There are other terms we all use to refer to each other whether for good or for bad. In Kumasi, there is Anwona. This is a corruption of the correct pronunciation of Anlo which is beyond most Twi speakers. The “nw” is a nasal sound as in the Twi “anwanwado” (amazing love). It has no negative connotations…

The Ewes call all Twi speakers “eblutorwo”. I have not been able to find out how this term came about. It seems the Ewes themselves don’t quite know how they came to call all Akans “eblutorwo”. If you ask any Ewe if the term is derogatory, they are quick to say it is not. But, again, from the contention of denoting otherness explained above, any term a people use to denote another people can easily degenerate to the regard of those other people as inferior. But, surely, Ewes do not regard Akans as inferior! Or, do they?

“Eblutorwor” seems to be the counterpart of “ayigbefuo” which many Akans will tell you is not

derogatory. Ga legend has it that when they were migrating to the present day Ghana, the chief

Homowo festival of the Ga people

Homowo festival of the Ga people

who had the royal stool in his keeping lost his way and gradually settled in what is now Anecho in present day Togo. When the Gas realised this, they sent emissaries to the “lost tribe” to retrieve the stool. But the chief of the “lost tribe”, known as Ayi, refused to hand over the stool. The emissaries came back to report this as “Ayi gbe” (“gbe” being the Ewe word for “refuse”). They said Ayi said “megbe” (I refuse). The combination of “Ayi” and “megbe” came to be used to refer to Ewes as “ayigbe”. Since the chief refused to hand over something that did not, technically, belong to him, he was said to have stolen it. This gave rise to “ayigbe dzulor” – a negative epithet that clouds all Ewes in the imagination of some non-Ewes. Whether this story is true or not, today, Akans join Gas to call Ewes “ayigbe”. Indeed, and one is more likely to hear “ayigbeni” or “ayigbefuo” than “ayigbenyo”. Perhaps it may be that the Akans, finding it almost impossible to correctly pronounce the word “Ewe”, took to the relatively easier to pronounce “ayigbe” even though the sound produced by “gb”, common in many West African languages, does not naturally occur in Twi.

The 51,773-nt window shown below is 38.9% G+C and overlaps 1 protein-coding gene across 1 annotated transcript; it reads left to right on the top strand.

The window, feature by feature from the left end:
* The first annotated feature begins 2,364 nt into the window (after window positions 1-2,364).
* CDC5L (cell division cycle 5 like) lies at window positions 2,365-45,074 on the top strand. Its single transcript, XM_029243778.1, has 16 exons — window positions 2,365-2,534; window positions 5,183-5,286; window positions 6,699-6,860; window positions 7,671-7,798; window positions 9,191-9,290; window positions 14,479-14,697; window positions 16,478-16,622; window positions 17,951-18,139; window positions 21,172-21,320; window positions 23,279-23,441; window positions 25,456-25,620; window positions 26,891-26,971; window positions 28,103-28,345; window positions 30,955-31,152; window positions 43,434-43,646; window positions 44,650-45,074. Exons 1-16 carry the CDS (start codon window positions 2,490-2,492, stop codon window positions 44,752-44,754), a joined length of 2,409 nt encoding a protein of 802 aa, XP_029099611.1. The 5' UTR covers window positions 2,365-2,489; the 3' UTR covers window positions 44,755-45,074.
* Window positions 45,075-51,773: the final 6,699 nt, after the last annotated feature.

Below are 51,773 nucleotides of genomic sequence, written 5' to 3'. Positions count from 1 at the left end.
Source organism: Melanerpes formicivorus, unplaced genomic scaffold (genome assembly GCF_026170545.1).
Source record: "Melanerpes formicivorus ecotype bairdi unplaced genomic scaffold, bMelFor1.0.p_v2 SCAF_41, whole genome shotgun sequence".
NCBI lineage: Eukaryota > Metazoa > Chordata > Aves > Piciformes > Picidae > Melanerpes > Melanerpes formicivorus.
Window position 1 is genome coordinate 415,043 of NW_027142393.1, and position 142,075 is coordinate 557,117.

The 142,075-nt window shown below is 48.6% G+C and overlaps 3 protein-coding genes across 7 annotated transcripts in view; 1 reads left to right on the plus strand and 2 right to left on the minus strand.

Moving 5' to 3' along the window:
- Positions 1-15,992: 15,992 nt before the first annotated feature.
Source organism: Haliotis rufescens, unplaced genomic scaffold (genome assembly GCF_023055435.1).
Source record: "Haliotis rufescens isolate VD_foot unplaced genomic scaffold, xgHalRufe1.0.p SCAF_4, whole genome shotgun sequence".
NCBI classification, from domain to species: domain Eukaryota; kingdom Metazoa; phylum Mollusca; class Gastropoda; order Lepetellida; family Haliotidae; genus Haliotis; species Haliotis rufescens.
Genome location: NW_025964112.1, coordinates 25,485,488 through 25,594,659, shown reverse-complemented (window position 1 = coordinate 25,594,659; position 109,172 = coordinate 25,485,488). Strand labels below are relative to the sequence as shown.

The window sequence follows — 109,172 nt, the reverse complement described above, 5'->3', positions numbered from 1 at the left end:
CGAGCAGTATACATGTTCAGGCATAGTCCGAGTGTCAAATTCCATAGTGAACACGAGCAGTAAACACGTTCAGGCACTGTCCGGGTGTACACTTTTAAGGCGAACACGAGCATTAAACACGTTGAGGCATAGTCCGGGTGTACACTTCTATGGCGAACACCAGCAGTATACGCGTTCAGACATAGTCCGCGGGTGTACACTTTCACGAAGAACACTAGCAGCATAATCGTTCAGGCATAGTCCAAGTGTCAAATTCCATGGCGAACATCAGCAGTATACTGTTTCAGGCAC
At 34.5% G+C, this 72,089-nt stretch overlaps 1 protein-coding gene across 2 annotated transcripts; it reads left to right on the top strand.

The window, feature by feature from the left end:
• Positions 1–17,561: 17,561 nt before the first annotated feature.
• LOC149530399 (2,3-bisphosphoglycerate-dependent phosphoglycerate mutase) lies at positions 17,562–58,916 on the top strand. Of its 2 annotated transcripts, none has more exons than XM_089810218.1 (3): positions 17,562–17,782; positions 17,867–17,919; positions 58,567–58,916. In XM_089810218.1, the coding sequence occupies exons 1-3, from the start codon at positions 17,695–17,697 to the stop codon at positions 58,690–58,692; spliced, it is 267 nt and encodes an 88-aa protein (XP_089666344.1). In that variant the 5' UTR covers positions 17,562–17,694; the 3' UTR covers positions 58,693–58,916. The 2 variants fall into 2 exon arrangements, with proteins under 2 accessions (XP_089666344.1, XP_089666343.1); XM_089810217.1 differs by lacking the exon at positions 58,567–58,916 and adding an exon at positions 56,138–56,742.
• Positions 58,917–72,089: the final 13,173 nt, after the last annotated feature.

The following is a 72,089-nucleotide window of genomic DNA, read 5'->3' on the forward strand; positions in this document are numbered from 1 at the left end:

Today, it is more politically correct to refer to the people of the Volta Region as “Voltarians” in an

Northerners of Ghana

Northerners of Ghana

effort to prevent the mistake of regarding all citizens of the region as Ewes when only about half the population are Ewes. The term also clouds the myriad differences among the Ewes just like pɛpɛɛni and ntaafuo disregard all the differences among the peoples of the three northern regions of Ghana. The use of the term “Anlo-Ewe” to refer to the coastal Ewes does seem to be of recent origin and employed mainly by non-Ewes. The Anlos call themselves “ANLOS” (nothing more) and their fellow Ewes also call them ANLOS (nothing more). Even so, there are still many Akans who think Ewes are a homogeneous group all of who eat “akple and fetri-detsi”. But many Ewes are aware of the broader differences among the Akans – Asante and Fante in particular but also and Kwahu and Akuapem.

An instance of the majority laying claim to what is normal can be found for the term that Akans have for minority (?) languages they do not understand. The people who speak them are said to “potor” and the languages known as “potorkasa”. Some people say the term is not derogatory and refers to all non-Twi languages including even English. Others say there is a derogatory tinge to it as it originally referred to Northerners who had come to Ashantiland and who spoke poor Twi– “wonmo potor kasa no”.

There is an Ewe equivalent, especially among the mid-Volta Ewes. The speakers of the minority languages there (Likpe, Buem, Akpafu, etc) are called “fiafialawo”. These people do not speak: they “fia”. The Ewe term is somewhat derogatory and is not used for major languages like Twi, Ga or English. There is a historical example in the ancient world. The Roman and Hellenic civilisations regarded non-Greek languages as unintelligible. They sounded “baaa baaa” to “civilized” ears. This is how “non-civilized” tribes became known as –  barbarians!

Ashanti Chief at Akwasidae Kese celebrations